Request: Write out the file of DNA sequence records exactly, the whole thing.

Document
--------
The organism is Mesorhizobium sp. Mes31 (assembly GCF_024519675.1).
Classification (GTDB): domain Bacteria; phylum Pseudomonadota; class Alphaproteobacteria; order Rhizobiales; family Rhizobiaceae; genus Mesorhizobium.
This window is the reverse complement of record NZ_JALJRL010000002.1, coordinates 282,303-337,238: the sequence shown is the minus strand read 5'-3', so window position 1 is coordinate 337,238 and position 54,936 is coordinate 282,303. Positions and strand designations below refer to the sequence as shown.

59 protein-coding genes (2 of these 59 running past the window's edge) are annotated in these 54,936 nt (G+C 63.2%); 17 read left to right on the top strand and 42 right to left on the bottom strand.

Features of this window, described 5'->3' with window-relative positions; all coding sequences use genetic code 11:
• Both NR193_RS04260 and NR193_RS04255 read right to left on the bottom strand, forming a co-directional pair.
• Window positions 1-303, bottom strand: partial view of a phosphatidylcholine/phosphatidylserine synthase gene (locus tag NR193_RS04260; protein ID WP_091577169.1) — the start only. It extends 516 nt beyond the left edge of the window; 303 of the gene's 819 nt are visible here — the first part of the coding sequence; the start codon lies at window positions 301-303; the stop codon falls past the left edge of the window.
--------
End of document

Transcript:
The organism is Mesorhizobium sp. Mes31 (assembly GCF_024519675.1).
Classification (GTDB): domain Bacteria; phylum Pseudomonadota; class Alphaproteobacteria; order Rhizobiales; family Rhizobiaceae; genus Mesorhizobium.
This window is the reverse complement of record NZ_JALJRL010000002.1, coordinates 282,303-337,238: the sequence shown is the minus strand read 5'-3', so window position 1 is coordinate 337,238 and position 54,936 is coordinate 282,303. Positions and strand designations below refer to the sequence as shown.

59 protein-coding genes (2 of these 59 running past the window's edge) are annotated in these 54,936 nt (G+C 63.2%); 17 read left to right on the top strand and 42 right to left on the bottom strand.

Features of this window, described 5'->3' with window-relative positions; all coding sequences use genetic code 11:
• Both NR193_RS04260 and NR193_RS04255 read right to left on the bottom strand, forming a co-directional pair.
• Window positions 1-303, bottom strand: partial view of a phosphatidylcholine/phosphatidylserine synthase gene (locus tag NR193_RS04260; protein ID WP_091577169.1) — the start only. It extends 516 nt beyond the left edge of the window; 303 of the gene's 819 nt are visible here — the first part of the coding sequence; the start codon lies at window positions 301-303; the stop codon falls past the left edge of the window.